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A sentence modifying a noun that is modifying a noun


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EDIT:

Since no answers were recieved and I had to desperately find answers elsewhere, here is the result of my searches.

A sentence modifying a noun that is modifying a noun, like this example:

これはそんな雪国で強くたくましく生きる男の物語である。

( Kore wa sonna yukiguni de tsuyoku takumashiku ikiru otoko no monogatari de aru )

Can be split up in pieces to better understand the meaning of the entire sentence. Like this:

雪国で生きる男 - man who lives in snow country (Yukiguni de ikiru otoko = lit. Snow country in live man)

男の物語 - story of man (otoko no monogatari = lit. Man (modifier/of) story)

雪国で生きる男の物語 - story of man who lives in snow country (yukiguni de ikiru otoko no monogatari = lit. snow country in live(s) man of story)

"As for how you will start to be able to comprehend these while reading, it's down to context and familiarity.  The sentence starts with これは; once you're reading at some level of comprehension you should already have an idea that the これ they are referring to is the story.  (は cannot occur inside sentence modifiers so you know this part is standalone and setting up the topic for the sentence).  So you can expect that the sentence is going to end with something like 物語.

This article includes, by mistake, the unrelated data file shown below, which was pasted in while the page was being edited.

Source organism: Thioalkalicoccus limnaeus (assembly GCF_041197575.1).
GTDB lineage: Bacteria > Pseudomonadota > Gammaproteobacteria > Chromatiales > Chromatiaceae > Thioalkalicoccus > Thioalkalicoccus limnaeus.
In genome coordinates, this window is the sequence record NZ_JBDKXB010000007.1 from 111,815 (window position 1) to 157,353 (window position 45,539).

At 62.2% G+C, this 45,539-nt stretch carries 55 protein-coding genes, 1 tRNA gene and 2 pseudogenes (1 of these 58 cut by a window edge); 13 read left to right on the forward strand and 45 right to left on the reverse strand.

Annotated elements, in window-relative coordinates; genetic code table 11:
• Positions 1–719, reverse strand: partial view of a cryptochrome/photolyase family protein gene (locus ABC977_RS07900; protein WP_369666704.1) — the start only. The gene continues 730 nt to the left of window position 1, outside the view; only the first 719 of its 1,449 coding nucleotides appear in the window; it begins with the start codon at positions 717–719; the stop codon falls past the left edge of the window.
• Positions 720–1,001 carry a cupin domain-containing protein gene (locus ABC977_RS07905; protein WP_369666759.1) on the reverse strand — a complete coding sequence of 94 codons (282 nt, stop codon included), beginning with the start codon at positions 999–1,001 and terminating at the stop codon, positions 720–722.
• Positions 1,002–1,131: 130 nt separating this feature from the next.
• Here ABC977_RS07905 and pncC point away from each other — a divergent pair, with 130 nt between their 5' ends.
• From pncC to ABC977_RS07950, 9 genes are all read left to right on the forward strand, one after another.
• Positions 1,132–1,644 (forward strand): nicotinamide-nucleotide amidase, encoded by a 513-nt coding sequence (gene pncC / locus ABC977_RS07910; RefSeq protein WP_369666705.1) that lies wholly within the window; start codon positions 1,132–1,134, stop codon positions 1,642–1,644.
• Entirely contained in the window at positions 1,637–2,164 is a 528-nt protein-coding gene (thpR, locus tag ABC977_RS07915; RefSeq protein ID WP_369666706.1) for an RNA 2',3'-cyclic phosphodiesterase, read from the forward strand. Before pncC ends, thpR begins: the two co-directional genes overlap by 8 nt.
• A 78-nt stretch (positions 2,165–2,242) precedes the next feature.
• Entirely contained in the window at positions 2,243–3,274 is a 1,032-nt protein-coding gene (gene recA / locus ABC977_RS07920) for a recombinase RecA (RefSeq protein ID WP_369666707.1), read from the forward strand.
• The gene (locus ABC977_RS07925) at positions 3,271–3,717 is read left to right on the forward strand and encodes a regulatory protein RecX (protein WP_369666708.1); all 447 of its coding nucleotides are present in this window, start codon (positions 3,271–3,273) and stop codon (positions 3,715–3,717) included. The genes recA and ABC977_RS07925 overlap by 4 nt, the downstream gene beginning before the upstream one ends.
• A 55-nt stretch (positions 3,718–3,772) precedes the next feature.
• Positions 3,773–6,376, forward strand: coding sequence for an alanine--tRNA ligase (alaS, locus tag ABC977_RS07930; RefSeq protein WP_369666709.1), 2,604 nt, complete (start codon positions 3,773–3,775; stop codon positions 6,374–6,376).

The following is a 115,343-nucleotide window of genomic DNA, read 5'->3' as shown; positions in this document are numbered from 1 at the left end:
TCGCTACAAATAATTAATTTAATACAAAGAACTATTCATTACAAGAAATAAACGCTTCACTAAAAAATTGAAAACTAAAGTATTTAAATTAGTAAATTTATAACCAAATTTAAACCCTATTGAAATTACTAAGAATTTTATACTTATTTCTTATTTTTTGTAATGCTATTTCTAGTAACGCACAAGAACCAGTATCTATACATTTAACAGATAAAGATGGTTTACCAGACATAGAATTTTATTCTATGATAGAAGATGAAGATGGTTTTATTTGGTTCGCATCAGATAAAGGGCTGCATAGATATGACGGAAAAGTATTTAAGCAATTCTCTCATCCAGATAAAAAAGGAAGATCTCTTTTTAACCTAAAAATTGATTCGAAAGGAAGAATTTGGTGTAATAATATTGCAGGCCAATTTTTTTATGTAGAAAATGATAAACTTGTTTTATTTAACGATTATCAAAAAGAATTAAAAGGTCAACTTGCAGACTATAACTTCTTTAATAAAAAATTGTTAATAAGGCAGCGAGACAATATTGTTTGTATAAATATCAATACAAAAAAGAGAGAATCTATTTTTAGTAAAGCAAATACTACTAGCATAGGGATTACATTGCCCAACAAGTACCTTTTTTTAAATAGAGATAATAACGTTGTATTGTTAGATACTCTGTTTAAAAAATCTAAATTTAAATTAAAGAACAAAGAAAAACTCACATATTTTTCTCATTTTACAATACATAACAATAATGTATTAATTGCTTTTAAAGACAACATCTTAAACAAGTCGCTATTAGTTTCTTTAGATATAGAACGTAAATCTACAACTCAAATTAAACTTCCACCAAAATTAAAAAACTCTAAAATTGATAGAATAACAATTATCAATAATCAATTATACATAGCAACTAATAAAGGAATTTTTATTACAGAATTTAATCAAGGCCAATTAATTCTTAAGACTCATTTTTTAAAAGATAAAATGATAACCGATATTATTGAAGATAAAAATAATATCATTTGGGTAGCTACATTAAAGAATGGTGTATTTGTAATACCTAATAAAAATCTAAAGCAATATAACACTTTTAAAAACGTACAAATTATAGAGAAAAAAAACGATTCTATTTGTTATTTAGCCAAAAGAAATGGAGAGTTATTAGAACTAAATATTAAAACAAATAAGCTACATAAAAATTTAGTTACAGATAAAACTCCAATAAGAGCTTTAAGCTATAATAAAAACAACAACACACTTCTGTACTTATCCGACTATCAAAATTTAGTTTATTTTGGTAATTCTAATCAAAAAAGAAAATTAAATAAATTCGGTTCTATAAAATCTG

If you start from the end of the sentence and work backwards you can see what the modifiers are, but of course when reading you want to be able to do it without having to go through the sentence twice.  This is one of the most difficult aspects of Japanese comprehension, in my opinion.  Fortunately you have an advantage in that your brain is already trained in your native language to anticipate what can or should come next in sentences, and in time you will pick this ability up in Japanese as well.

I'm not sure I can really answer any better "how to think," unfortunately it does take time and experience with the language."

/yudantaiteki

I hope this may be of use to someone else aswell. I can't stress how useful these tips were for me, I'm very happy for finally understanding this.

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Sometimes I (a native speaker of Japanese) also have to split the sentence I'm reading. I do the same. At first, I try to grasp the big frame of the sentence (これは ○○の物語である  This is a story of〜). And I analyze the detail as you do.

Anyway, sorry that I can't help you earlier and I’m happy for you that you've found a good way to think!

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